Good Riddance party won't mourn a tough Brexit
A free international trading system is vital for Ireland's continued survival. Brexit and Trump threaten that, writes Colm McCarthy
Ireland's exposure to Brexit involves more than keeping the border open, important though that certainly is. The fate of the British economy and its future trading relations with the EU remain entirely unresolved and managing the land frontier could turn out to be the lesser challenge. The explicit inclusion, at number four, of the land border issue in the UK government's 12 priorities for the negotiations is reassuring.
The post-Brexit border may not be completely 'frictionless', the aspiration of Theresa May on her visit to Dublin last Monday and of Brexit minister David Davis in last Thursday's White Paper. But Irish politicians have clearly succeeded in persuading their UK counterparts that the frictions must be minimised. They have also ensured that EU negotiators support the expressed desire of both governments to conclude the least disruptive deal possible. It is difficult to see what more could have been achieved by Irish ministers and officials at this early stage.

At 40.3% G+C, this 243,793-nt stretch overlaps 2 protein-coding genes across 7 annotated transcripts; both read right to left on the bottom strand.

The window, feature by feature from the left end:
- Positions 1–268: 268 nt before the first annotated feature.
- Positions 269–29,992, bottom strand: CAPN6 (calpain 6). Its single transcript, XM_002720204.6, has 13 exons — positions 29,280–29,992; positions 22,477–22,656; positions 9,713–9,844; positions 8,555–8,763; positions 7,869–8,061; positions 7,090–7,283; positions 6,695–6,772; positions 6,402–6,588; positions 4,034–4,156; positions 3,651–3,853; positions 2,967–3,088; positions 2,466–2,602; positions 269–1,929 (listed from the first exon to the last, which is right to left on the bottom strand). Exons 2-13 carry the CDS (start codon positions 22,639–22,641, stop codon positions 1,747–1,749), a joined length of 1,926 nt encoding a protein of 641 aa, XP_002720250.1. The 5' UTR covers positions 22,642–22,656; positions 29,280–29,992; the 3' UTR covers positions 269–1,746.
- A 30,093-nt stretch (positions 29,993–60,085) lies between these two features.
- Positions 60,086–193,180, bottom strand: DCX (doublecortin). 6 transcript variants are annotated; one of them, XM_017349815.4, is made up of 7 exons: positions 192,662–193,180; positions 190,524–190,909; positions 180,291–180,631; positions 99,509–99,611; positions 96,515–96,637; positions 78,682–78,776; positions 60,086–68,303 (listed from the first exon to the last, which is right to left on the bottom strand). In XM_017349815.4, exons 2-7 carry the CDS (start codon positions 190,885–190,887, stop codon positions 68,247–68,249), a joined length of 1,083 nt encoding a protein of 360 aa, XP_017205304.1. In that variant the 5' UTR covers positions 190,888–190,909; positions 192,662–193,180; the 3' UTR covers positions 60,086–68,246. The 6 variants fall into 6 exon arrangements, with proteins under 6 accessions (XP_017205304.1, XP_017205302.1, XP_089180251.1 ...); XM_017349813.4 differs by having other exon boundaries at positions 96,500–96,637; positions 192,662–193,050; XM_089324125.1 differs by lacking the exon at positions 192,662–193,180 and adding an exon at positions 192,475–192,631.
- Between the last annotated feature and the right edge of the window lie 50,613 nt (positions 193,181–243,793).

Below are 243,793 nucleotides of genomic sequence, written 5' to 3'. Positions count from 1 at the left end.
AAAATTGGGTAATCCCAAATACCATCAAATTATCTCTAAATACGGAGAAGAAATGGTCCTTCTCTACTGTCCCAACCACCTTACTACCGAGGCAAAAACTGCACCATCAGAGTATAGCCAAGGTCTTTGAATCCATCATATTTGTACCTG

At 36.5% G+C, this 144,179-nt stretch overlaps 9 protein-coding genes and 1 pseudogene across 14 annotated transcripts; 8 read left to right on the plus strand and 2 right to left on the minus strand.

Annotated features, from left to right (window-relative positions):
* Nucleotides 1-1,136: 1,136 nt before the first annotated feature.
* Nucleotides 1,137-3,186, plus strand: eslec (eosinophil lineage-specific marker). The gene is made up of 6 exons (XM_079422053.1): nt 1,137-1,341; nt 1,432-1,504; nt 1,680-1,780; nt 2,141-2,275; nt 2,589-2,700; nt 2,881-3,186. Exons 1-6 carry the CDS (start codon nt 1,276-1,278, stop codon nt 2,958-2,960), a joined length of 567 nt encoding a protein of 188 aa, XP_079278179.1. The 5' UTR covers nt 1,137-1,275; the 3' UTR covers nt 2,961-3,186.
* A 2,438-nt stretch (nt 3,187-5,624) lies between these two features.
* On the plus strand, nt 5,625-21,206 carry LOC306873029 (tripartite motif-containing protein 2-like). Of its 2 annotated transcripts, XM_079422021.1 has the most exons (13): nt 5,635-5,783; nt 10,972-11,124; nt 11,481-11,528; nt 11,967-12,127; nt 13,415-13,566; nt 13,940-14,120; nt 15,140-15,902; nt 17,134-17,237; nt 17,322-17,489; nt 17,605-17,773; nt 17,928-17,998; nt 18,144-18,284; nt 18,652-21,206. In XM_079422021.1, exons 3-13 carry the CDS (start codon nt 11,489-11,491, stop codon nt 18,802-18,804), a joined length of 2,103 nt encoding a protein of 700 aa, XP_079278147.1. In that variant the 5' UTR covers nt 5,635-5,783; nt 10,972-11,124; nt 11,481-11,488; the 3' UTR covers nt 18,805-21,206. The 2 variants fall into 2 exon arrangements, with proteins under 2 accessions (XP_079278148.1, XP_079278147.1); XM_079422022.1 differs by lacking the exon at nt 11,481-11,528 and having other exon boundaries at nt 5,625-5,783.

The White Paper reveals very little about UK negotiating strategy and the likely path of the trade relationships which Britain will embrace, or endure, once the divorce from the EU has been accomplished. There is much aspirational waffle about Global Britain and the boundless opportunities awaiting the UK's exporters once the unspecified Euro-shackles have been sundered. The British prime minister visited Washington last Friday week to explore trade opportunities with Donald Trump, the most protectionist US president since the 1930s. She arrived within days of his cancelling the draft Trans-Pacific trade pact and his unilateral declaration of intent to renege on the 23-year-old free trade agreement with Canada and Mexico. Mrs May proceeded to Turkey to explore trade possibilities with a country which has a customs-free deal with the EU. Turkey is bound by the EU's common external tariff and cannot conclude solo trade deals with anyone, unless it secretly plans to quit the customs union. There have been equally optimistic trade missions to assorted non-European countries to which Britain exports very little. The shock of the referendum result last June has dislocated the British political and administrative system and there is considerable indulgence in wishful thinking.